LFCS Admin Exam preparation guide – Locate and analyze system log files

LFCS Admin Exam preparation guide – Locate and analyze system log files

LFCS Admin Exam preparation guide series, main page can be found here.

This post is part of the Operation of Running Systems from the domain competency list for the exam. The full list can be found in the link above paragraph or the Linux Foundation page here.

To be able to troubleshoot Linux based Operation Systems we need to know where to look for log files and how to read them.

The common location is /var/log, running ls command we can see there a few of them. The auth.log contain information about all login, logout, user management operations like change password or add to the group.

system logs location listing

Another useful log is dpkg.log, where we can check all the package operations like an update, upgrade, installation, and removal. Next important log is syslog which contains all information about what is happening inside our operating system: what jobs were run as daily tasks.

To see what is inside the log files we can use a few of the commands which we learn already: cat, less, head, and tail. Probably the most useful will be the less command as we can scroll up and down, and search for information. One point to remember /var/log contains system files, we will have to use sudo to be able to read them.

auth.log content example

But what and how the logs file is created, all this thanks to program call rsyslog which utilizes all the features of Syslog protocol. The configuration file for rsyslog is stored inside the /etc/rsyslog.conf file. There are separate files inside /etc/rsyslog.d directory which stores individual configuration files for a separate application to store their own log settings. Listing of the rsyslog.conf file shows to use that default logging rules are defined inside the /etc/rsyslog.d/50-default.conf file.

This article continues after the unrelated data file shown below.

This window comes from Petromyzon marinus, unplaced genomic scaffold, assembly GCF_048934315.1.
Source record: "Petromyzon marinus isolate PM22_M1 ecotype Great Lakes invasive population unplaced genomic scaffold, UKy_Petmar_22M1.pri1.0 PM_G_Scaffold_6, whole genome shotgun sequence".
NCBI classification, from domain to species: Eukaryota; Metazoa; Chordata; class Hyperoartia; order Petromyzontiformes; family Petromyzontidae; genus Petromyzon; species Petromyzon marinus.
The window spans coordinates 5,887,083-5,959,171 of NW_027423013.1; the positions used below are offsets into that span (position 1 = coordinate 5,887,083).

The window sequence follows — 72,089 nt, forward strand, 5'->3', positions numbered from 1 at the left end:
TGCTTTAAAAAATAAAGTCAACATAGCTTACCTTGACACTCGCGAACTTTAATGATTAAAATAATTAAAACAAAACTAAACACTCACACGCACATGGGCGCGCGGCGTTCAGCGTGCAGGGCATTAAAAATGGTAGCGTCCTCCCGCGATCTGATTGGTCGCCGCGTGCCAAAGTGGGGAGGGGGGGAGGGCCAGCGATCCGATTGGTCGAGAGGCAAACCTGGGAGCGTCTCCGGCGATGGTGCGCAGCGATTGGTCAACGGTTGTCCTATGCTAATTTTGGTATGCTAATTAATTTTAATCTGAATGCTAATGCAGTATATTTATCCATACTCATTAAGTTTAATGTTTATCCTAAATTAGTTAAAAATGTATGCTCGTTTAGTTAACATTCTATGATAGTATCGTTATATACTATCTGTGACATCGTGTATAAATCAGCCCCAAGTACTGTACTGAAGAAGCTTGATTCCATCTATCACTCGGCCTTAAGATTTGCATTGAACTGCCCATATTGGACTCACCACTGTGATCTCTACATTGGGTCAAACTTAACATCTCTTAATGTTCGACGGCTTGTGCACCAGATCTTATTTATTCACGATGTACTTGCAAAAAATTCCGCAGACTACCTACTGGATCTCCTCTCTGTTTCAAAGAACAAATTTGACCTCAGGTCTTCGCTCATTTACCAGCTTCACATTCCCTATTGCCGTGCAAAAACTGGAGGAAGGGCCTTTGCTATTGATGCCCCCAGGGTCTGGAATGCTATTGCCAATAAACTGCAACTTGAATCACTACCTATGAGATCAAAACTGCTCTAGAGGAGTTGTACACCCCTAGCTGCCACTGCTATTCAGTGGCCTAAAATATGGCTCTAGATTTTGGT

rsyslog logging definition inside the 50-default.conf file

The first line is defining that auth, and authpriv message to be written to the /var/log/auth.log file. The wildcard (*) means that all severity levels to be logged. The next line defines that all events (*.*) except the security events will be sent to the /var/log/syslog file. The minus in front of the filename tells the rsyslogd to not sync file after every write to increase the performance. The following line defines where to store the kernel event messages. The is another rule in the configuration file *.emerg :omusrmsg:*, which specifies that all emergency events to be sent to all current logging users to the system.

Linux introduces the logrotate utility, which helps to maintain the Syslog file size by automatically splitting into an archive file base on time or the file size. We can find the archive file in the same /var/log directory, they are numbered and the gz extension is added.

The Linux systemd service package includes the systemd-journald utility for storing logs. This program saves the event messages differently than the Syslog protocol. The messages are not stored inside the text file but inside the database in binary format. To retrieve the messages, we can use the journalctl command. For example, the journalctl -a _HOSTNAME=lfcsexam02 will display messages for the specified host.

journalctl command example

Thank you for reading, and keep learning!

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